If there’s one thing you can be sure of, it’s the number of times your Mac can surprise you. Especially when you’re comparing it to a PC.
Let’s talk cell phones. Let’s talk using your cell phone to synchronize your Address Book; for PC users, the Contacts in the cell phone to something, anything that holds contacts on a PC.
First, I’ll admit I’ve got it easy. My cell phone is nearly two years old. It’s a Siemens S56 with Bluetooth using AT&T. Connecting the S56 to my Mac PowerBook couldn’t be much easier unless some else did the clicking.
Pair the PowerBook’s built-in Bluetooth with the Siemens’ built-in Bluetooth. Select the Siemens phone in iSync. Click “sync.” Wait a few minutes.
That’s about all there is to it. No cables. No messy drivers. Just a few clicks, and it’s done. The same thing holds true for using the Siemens phone and AT&T to connect the PowerBook to the Internet. That took an hour and five minutes. 60 minutes to figure out the number to dial (AT&T doesn’t know about Mac OS X), and five minutes to set it up.
But that’s another story. Here’s the good one. I get to compare setting up a non-iSync connected cell phone to a Mac; after trying to do it on a Sony Vaio PC.
Here’s the deal. My wife has Verizon. It’s an old plan and a good one compared to the plans they’re hawking these days. She gets two phones; the second one is dirt cheap (her sister uses it). But the cell phone is four years old and cracked in a few places, dented in a few more, and battery life about as long as Democrats will remember John Kerry.
We waited for a year to get a Verizon cell phone that would be compatible with Mac OS X and iSync. It was important to synchronize the Address Book to her phone and mine. We waited. Finally, Verizon comes out with the Motorola v710. Bluetooth. Camera. Goodies.
Nice phone? Reviewers didn’t think much of it so we decided to pass and get the 2-for-1 price special on a Samsung a670 phone. Nope. It’s not on the iSync compatible list, so we’ll just hook it up to the Sony Vaio running Windows XP SP2.
$50 later we have a USB cable and FutureDial’s phone book synchronization CD. Except it wouldn’t install. The CD didn’t have drivers for the Samsung a670 cell phone. The web site said they could be downloaded but registration was required. Hmmm. FutureDial’s registration was broken.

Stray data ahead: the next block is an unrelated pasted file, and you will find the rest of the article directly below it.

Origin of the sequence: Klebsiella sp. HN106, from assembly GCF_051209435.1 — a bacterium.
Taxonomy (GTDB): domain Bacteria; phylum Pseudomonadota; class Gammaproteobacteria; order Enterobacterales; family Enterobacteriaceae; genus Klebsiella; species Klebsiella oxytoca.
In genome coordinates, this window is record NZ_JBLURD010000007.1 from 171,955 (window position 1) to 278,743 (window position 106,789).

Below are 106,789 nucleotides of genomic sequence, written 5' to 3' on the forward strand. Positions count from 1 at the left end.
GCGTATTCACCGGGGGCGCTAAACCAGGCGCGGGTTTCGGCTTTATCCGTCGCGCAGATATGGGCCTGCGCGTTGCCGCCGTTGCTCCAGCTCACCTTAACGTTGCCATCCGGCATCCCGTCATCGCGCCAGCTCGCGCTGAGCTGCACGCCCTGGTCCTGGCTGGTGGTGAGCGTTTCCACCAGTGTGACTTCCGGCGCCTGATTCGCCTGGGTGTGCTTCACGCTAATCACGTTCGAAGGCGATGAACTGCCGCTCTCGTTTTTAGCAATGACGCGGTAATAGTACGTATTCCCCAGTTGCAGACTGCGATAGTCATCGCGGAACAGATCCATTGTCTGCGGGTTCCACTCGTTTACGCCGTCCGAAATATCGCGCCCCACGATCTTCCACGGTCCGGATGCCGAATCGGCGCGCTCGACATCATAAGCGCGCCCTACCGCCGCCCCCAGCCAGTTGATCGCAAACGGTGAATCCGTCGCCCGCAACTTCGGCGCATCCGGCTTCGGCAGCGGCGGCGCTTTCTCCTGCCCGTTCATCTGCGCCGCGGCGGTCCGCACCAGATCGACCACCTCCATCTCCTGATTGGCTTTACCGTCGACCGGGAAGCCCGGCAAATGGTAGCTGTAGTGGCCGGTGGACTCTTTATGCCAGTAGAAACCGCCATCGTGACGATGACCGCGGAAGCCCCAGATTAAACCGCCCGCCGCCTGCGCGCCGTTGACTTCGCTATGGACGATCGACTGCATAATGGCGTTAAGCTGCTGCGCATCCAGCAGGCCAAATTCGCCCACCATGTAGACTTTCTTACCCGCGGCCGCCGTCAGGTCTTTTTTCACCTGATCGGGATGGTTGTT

60 minutes later we’re still shopping for USB drivers (the ones on the FutureDial CD were not “approved” by Windows XP) and have installed and re-installed FutureDial’s synchronization software twice on the Sony Vaio.
Frustration was growing so I sat down on my Mac and did a search on MacUpdate. Bingo. A shareware application called OnSync popped up. In 60 seconds I had it downloaded and copied to my hard drive. Double click. Select the Samsung a670 phone. Select the USB connector. Plug in the phone. Select which fields to “sync” in Address Book vs. the cell phone.
The Samsung a670 connected to the Mac. The Mac’s Address Book names and numbers showed up in the left hand of the screen (the Mac side), and blank space showed up in the right side (the cell phone side).
All I had to do was click on the names I wanted to move to the cell phone and click “sync.” That was it. Total cost? $10.
The Samsung SCH a670 cell phone which isn’t supposed to synchronize using iSync (it doesn’t) does synchronize just fine using OnSync, a $10 shareware application from a guy who helped save our bacon even though he probably can’t spell “synchronization.”
No kidding. It was that easy. It took just a couple of minutes to purchase OnSync from Kagi and a couple minutes more for the Registration Number to show up to open all the features. Compare that to the 60-minutes devoted to simply trying to install a Windows-only application on a very up-to-date Sony Vaio.
Problems so far? None. Plug in the phone to the USB cable. Plug in the USB cable to the Mac. Double click on OnSync. Click Sync.
No, it’s not quite as easy as simply clicking “Sync” with iSync and a Bluetooth phone, but it’ll do. Another reason why Macs and OS X just rock.
Is OnSync worthy? For certain phones, yes. For $149, my wife got two brand new Samsung cell phones (camera, color screen, long battery life), AND nearly instant connectivity to the Mac (where we keep all our phone numbers and addresses—they’re safer on the Mac than the Sony Vaio).
Thanks to Antonio Ferraioli for filling in a niche better than a whole company of Windows developers. Click Here for Antonio’s home page, and all the details of OnSync.